Miriam is a Tanzanian woman with a healthy baby. Many of Miriam’s friends were not so lucky—they died in childbirth. They belong to the Maasai tribe that lives in the village of Nadaruru, about 20 miles from the nearest health facility—and when there is a problem with a birth, they start walking to town. Often, they don’t make it. Two years ago, Empower Tanzania volunteers were visiting Nadaruru to see the school they had built. This is a major event because traditionally, Maasai don’t send their kids to school. However, Chief Isaiah is progressive and believes that Maasai must change or they won’t survive as Tanzania develops. After touring the school, we asked our hosts if there were other issues they wanted to discuss—and that opened the floodgates. “Our young women are dying in childbirth. We need help,” was their plea. That began a two-year effort by ETI and representatives of the Maasai and the nearby Pare village to figure out what to do. Last year, ETI began to collect funds to respond to this need. We raised about $10,000 from private donations from dozens of people, and spent it on the following:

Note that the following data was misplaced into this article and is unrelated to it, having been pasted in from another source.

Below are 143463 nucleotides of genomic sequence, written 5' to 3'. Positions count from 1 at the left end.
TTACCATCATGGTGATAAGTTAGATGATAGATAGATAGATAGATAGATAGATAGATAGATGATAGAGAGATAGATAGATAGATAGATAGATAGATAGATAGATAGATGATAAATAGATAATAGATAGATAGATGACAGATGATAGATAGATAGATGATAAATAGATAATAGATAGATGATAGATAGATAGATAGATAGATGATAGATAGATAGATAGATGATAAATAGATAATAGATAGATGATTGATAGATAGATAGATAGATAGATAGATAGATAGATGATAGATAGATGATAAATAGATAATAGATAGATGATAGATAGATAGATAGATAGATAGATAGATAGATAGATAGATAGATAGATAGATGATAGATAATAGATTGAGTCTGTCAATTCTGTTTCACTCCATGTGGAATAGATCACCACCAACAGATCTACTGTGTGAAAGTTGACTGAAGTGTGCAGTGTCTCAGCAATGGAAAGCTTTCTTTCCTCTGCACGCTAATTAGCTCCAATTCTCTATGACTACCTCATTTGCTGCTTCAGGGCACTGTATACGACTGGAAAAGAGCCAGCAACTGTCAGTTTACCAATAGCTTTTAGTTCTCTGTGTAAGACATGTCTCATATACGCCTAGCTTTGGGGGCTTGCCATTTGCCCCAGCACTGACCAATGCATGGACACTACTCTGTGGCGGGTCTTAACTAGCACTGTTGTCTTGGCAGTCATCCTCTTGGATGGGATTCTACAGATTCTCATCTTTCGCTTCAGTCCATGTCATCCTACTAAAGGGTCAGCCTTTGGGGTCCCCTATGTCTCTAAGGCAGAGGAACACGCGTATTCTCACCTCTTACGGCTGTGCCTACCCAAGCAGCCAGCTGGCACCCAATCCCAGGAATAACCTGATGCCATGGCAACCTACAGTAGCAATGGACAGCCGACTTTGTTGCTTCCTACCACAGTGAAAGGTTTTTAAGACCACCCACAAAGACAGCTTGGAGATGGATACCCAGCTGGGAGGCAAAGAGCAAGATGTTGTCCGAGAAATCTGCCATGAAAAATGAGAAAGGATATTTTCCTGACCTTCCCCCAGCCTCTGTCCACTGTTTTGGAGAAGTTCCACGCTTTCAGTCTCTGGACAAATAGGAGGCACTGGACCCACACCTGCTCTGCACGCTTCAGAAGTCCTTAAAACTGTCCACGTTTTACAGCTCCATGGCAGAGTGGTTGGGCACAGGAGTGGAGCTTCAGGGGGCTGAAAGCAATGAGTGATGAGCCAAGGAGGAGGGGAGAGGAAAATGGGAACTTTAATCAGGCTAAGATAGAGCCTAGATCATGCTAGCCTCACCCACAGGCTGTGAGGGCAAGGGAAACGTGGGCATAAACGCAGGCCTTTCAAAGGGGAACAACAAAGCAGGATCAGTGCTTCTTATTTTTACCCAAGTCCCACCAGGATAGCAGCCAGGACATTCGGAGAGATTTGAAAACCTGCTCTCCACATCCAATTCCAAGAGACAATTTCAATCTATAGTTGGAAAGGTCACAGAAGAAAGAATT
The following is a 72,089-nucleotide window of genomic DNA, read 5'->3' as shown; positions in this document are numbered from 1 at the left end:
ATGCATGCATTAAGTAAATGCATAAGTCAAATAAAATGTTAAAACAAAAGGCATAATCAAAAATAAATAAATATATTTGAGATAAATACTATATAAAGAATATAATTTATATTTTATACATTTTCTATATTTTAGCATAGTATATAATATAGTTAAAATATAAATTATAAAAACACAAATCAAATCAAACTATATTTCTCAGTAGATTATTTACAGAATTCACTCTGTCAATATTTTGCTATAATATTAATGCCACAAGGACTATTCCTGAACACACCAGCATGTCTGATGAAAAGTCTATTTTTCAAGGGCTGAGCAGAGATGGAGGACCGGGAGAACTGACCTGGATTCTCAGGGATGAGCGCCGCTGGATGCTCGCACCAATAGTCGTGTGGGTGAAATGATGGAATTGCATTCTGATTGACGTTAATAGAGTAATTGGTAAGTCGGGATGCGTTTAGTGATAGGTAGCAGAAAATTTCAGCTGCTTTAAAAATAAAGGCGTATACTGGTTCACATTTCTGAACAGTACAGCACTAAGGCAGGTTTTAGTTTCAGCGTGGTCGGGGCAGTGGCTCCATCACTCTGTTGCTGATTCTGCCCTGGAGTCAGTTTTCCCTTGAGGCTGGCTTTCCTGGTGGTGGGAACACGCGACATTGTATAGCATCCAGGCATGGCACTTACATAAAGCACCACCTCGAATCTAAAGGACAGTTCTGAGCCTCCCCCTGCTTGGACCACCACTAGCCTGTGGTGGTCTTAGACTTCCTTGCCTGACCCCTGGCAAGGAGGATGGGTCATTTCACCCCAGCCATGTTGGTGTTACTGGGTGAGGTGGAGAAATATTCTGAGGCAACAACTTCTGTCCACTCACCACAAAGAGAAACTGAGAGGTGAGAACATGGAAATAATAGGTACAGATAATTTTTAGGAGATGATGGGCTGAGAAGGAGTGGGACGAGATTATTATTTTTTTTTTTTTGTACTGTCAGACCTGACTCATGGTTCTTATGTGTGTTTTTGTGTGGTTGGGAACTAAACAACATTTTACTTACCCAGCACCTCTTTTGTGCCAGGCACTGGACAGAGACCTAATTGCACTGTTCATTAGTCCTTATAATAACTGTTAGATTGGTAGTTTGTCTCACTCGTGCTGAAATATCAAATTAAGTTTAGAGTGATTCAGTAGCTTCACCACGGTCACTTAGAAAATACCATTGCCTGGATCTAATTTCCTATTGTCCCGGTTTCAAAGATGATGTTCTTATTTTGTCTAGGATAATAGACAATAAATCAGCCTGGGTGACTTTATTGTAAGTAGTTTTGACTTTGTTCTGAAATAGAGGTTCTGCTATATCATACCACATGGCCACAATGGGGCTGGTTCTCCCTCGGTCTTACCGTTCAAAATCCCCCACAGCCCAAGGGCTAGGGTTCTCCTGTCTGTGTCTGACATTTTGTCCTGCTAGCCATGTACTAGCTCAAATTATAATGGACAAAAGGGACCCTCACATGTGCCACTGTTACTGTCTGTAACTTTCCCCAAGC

Training- Nevo Kissenge, RN and Sr. Agnes, RN, trained 10 women to be birth attendants. They gained basic knowledge about pregnancy, prenatal care, possible complications and healthy deliveries. These 10 women were so committed to this training, they walked eight miles each way for three weeks.
Changing Customs- Mama Maria (pictured) is the eldest woman in the Nadaruru Maasai. She came to the classes too, despite her arthritis. When she heard Nevo describe the medical problems associated with Female Genital Mutilation(FMG), she stopped the meeting and went to get Chief Isaiah. Mama Maria had Nevo repeat her comments about FMG, and Isaiah responded, “No more of this in Nadaruru.”
Clinic - The donations also paid for the construction and equipping of this clinic.
Women’s Health - Now that the clinic is available, it will also be a site for educational programming on women’s health, well baby care and improving nutrition, impacting the lives of not just the pregnant women, but through the women, everyone in the area.
Because of the network of people and relationships we have built in Tanzania over the years, a chance meeting and honest conversation led to a project that will save lives and improve the health of many people, and will now serve as a model program for Tanzania. ETI is committed to doing more of these Safe Motherhood Projects among the rural poor who are remote from the health care system causing women and babies to die needlessly because they do not have access to even basic health services. For $10,000, we can change a village. Please help us do it with a donation today.